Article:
Winnipeg is the largest city in the Province of Manitoba. The city has a rich cultural environment, including symphony, opera, dance, theatre, and ethnic festivals. The region provides ample opportunities for outdoor recreation in all seasons. Learn more about Winnipeg at http://www.city.winnipeg.mb.ca/.
The University of Manitoba is strongly committed to diversity within its community and especially welcomes applications from qualified women and men, visible minority group members, Aboriginal peoples, persons with disabilities, persons of all sexual orientations and genders and others who may contribute to the further diversification of ideas. All qualified candidates are encouraged to apply; however, Canadians and permanent residents will be given priority. Application materials, including letters of reference, will be handled in accordance with the protection of privacy provisions of The Freedom of Information and Protection of Privacy (Manitoba). Please note that your curriculum vitae may be provided to participating members of the search process.
Chalmers University of Technology
Deadline: 6th February 2015
Further information: http://www.chalmers.se/en/about-chalmers/vacancies/?rmpage=job&rmjob=2690
Applications are invited for a postdoc position, with a duration of up to 2 years, to work with Professor Susanne Aalto (email@example.com) on a project on obscured starbursts and AGNs through a range of observational but potentially also theoretical projects relating to the properties of deeply embedded galaxy nuclei and their associated in- and outflows.
You will be working in an extended network of collaboration consisting of senior researchers and postdocs - primarily across Europe (Sweden, UK, France, Spain, Italy, Germany, The Netherlands) but also involving partners in the US, Japan and Taiwan.
Applicants should have a PhD in an area of astrophysics that is relevant to the research programme outlined above. Experience in observational sub-millimetre astronomy, preferably in the areas of extragalactic star-formation and AGNs is an advantage.
Deadline for application: February 6 2015
Applications should be made online via this website:
The above ad hints at a three year limit after PhD for the position but
this does not apply for the postdoc position in question here.
University of Southampton
Deadline: 14th February 2015
Further information: https://www.jobs.soton.ac.uk/Vacancy.aspx?ref=495114WF
A Research Fellow/Senior Reserch Assistant postion is available within the Southampton Astronomy Group to work mainly on analysis and scientific exploitation of the LeMMINGS Survey which is being undertaken with the new high resolution eMERLIN radio array. LeMMINGS is the second largest of the eMERLIN legacy surveys and will map all 280 galaxies above declination +20 in the Palomar Nearby Galaxies Survey with 50 mas resolution. Amongst the many aims are to carry out a census of accretion in the local universe and to precisely determine the radio/X-ray/mass `fundamental plane'. The ideal applicant would be competent in radio analysis and also have some competence in other wavebands, eg X-ray and optical/IR, as most of the science aims require correlation of radio properties with those in other wavebands. The successful applicant may also be involved in eMERGE, the largest eMERLIN legacy survey centred on GOODS-N, whose aim is to study the cosmic evolution of the star formation rate and of AGN. The position is available for 2 years in the first instance with a possible extension to 3 years. The starting salary is between ??28,695 and ??30,434 depending on experience.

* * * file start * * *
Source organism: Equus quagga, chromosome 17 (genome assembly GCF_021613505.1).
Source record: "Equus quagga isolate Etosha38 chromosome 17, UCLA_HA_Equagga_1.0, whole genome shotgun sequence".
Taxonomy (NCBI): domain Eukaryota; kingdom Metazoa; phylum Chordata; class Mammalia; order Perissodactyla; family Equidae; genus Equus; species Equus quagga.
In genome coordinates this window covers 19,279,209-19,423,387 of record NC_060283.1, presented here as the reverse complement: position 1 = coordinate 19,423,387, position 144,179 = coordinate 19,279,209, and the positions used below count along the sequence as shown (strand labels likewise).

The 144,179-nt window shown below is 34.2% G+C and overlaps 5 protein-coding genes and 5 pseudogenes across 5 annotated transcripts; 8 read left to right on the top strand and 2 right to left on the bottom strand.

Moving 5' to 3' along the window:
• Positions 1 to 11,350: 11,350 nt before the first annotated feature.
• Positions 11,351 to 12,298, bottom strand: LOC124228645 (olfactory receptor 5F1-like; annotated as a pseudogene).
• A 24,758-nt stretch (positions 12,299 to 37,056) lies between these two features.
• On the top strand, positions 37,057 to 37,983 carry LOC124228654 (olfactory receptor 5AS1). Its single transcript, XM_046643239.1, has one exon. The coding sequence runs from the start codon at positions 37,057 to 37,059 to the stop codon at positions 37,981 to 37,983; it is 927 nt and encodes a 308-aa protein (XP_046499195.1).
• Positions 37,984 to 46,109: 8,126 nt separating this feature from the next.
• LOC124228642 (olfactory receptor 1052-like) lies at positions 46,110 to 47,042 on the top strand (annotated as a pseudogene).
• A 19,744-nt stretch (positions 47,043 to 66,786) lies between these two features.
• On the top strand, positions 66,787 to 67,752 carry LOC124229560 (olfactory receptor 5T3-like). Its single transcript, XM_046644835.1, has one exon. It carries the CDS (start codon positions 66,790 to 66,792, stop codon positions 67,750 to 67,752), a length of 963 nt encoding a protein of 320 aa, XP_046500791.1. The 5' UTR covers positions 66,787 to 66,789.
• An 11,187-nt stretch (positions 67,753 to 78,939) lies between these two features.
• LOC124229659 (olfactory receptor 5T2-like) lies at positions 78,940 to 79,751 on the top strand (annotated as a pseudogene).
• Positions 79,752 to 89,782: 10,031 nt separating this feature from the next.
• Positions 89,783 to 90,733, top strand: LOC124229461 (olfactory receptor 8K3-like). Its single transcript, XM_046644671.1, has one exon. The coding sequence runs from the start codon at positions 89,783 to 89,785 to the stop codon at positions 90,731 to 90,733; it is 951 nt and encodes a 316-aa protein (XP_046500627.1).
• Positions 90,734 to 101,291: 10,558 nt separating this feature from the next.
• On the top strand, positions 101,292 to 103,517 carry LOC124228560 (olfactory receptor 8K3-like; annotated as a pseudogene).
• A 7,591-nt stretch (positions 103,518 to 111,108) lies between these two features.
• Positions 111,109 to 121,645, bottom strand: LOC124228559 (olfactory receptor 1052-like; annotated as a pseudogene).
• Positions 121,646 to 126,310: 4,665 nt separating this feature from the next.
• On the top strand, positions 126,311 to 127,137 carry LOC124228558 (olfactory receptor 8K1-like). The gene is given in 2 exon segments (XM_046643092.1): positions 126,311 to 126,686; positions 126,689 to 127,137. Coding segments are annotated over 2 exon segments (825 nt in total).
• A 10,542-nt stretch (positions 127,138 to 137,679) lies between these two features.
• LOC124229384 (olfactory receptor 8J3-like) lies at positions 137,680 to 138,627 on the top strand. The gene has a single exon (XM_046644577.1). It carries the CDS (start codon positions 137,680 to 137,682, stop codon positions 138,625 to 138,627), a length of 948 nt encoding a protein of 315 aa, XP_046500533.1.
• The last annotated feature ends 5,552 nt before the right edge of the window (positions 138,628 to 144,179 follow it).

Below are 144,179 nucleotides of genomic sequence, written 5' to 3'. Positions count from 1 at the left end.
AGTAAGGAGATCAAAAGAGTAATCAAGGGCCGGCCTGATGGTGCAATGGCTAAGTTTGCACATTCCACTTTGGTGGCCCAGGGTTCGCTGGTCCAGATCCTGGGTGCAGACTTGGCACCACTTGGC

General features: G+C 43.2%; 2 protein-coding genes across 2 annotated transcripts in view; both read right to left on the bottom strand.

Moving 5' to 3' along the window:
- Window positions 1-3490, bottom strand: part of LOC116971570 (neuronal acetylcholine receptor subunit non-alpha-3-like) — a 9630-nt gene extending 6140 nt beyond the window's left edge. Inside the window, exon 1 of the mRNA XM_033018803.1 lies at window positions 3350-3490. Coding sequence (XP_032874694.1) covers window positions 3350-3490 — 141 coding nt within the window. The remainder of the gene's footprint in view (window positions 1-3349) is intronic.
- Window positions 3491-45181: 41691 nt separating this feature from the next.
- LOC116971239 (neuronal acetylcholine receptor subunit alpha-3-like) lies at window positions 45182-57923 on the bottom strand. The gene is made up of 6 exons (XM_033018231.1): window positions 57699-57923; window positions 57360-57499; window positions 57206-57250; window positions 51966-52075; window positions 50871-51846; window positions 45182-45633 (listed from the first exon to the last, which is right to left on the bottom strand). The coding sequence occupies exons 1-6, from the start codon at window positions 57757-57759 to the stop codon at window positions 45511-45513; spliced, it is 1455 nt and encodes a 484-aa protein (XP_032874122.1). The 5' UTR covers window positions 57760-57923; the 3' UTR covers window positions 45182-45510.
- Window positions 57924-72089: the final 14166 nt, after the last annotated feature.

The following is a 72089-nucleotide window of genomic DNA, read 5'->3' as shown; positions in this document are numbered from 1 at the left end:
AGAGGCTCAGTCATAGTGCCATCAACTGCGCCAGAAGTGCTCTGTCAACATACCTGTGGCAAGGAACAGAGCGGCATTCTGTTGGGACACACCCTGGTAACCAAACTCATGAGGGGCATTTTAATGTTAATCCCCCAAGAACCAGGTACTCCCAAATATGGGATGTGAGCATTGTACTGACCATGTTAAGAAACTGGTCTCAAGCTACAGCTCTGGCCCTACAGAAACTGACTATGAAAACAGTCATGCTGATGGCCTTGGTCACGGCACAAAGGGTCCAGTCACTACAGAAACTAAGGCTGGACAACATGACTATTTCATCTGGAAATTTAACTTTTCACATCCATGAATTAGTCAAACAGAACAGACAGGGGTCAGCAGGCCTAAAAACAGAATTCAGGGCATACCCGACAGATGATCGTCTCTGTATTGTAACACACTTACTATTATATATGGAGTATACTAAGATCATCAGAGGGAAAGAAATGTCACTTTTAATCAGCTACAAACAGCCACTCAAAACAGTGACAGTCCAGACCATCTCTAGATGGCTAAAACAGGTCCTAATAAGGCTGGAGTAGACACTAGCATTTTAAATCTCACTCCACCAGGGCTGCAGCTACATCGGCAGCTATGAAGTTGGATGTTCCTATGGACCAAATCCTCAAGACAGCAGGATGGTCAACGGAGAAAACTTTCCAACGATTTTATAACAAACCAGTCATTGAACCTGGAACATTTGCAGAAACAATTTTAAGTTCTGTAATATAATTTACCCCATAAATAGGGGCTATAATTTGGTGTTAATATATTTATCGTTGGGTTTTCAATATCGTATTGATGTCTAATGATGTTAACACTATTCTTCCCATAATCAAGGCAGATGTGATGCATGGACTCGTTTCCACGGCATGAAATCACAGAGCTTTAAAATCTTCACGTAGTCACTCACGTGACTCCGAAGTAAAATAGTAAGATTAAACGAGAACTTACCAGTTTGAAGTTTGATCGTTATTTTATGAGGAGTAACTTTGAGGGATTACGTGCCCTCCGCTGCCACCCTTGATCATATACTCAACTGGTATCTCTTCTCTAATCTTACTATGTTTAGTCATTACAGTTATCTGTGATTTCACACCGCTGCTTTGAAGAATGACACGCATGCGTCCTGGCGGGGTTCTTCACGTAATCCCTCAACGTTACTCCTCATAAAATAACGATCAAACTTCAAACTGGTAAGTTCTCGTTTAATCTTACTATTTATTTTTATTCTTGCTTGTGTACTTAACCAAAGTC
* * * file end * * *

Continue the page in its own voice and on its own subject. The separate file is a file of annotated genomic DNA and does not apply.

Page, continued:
The Southampton Astronomy Group is one of the world's leading groups in the study of compact objects and variability across all wavebands and with interests in all scales from X-ray binary systems to cosmological.
The Astronomy group is part of the School of Physics & Astronomy, which is ranked as a world top-30 Physics department. We are part of the larger Faculty of Physical Sciences and Engineering which brings together fundamental physics research with one of the UK's largest and strongest computer science departments. We are also part of the new STAG Institute (Southampton Theory, Astronomy and Gravitation) which combines researchers across Physics, Astronomy and Mathematics.
The deadline for the receipt of application is 14 February 2015. The positions are available from 1 April 2015 but can be delayed for a suitable applicant. For further enquiries contact Prof Ian McHardy (firstname.lastname@example.org).
You should submit your completed online application form at www.jobs.soton.ac.uk. If you need any assistance, please call Donna-Marie Stansbridge on +44 (0) 23 8059 4048. Please quote reference 495114WF on all correspondence